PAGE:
So we see new legislation and more cooperation between authorities – even non-U.S. authorities initiating the investigations and the U.S. crediting foreign penalties.
One of the countries you don’t see cooperating as much with U.S. enforcement is China. In addition, the DOJ’s 2018 China Initiative specifically calls out to “identify FCPA cases involving Chinese companies that compete with American businesses.”
One way to read the Chairman’s statement may be more about recognizing that non-U.S. regulated entities (particularly non-U.S. issuer Chinese companies) may be able to go into more difficult places in the world (including parts of Africa) and do business, where perhaps the compliance standards and risk tolerances of a U.S. issuer may prevent it.
However, the U.S. should want to incentivize good companies with compliance standards and programs to invest in difficult parts of the world and bring their compliance culture with them.
When taken in that context, Chairman Clayton’s words may be a nod to the potential vacuum that could be created (and potential U.S. issuers’ frustration with it) and a bit of shaming to local authorities that allow it.
CCI: A couple of noteworthy FCPA enforcement actions and settlements have been in the news recently – WalMart and Microsoft chief among them. What are the key takeaways for compliance practitioners from these actions?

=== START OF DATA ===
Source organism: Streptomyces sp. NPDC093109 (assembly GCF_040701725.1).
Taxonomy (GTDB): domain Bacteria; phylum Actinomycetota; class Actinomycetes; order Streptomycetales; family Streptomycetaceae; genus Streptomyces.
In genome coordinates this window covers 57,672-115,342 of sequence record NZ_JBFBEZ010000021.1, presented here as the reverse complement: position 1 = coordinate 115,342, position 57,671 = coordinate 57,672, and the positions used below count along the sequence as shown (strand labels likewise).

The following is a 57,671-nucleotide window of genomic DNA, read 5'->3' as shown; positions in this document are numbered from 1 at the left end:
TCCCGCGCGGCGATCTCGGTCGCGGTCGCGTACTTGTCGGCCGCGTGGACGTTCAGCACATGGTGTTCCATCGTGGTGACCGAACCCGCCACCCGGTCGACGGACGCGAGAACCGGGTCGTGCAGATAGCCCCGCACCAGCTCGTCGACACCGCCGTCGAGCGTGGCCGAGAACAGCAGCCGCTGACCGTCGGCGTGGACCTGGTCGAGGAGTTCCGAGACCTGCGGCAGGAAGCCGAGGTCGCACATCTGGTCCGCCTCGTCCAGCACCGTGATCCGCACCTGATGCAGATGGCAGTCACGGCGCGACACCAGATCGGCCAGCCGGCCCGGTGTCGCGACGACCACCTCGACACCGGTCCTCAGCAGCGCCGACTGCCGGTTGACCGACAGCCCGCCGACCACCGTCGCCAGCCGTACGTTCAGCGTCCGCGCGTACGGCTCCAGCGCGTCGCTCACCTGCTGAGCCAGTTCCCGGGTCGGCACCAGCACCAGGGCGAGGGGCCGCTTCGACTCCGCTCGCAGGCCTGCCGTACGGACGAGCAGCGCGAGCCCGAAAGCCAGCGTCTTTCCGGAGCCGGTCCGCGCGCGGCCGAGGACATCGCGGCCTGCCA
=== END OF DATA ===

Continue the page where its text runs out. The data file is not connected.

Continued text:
AH: In the historic absence of corporate trials and case law in the FCPA, every enforcement resolution is a message. Each one can, and will, be the subject of pages and pages of commentary.
One thing I think I can say overall is that the resolutions, taken along with the recent U.S., SFO and French guidance (among others), make it clear just how pivotal compliance programs are to the investigation and defense of a matter. The program status at the time of the conduct, as well as the program’s vitality and maturity trend prior to resolution, is critical.
The defense strategy has now moved to the company’s action prior to conduct. In evaluating corporate prosecutions, authorities will pressure-test the question:
“Was it really just the individual failing the company, or did the company also fail its individuals?”
The once go-to strategy of calling the former government lawyer after the problem has arisen to do the investigation and talk to their former buddies in the government is becoming less and less effective as a stand-alone proposition.
As an anti-corruption lawyer, you have to be able to understand and “speak fluent prosecutor,” but if you don’t understand the business model, risk touchpoints and how to apply a fit-for-purpose program to company culture and systems, your client’s road to resolution will be longer and more costly.
Audrey Harris is a partner and co-chair of Mayer Brown’s Global Anti-Corruption & FCPA practice. Audrey regularly appears before enforcement authorities and has extensive experience in designing, executing and presenting internal investigations before multinational corporations, the U.S. Department of Justice (DOJ), Securities & Exchange Commission (SEC), Department of Treasury Office of Foreign Assets Control (OFAC), Department of Defense and Multilateral Development Banks (MBDs). Previously, Audrey served as the first-ever Chief Compliance Officer for global resources company BHP, where she led a global ethics & compliance function, providing expertise in anti-corruption, trade sanctions, export controls, competition, ethics & investigations, state & commercial secrets and market conduct compliance, with a team of professionals and attorneys across four continents.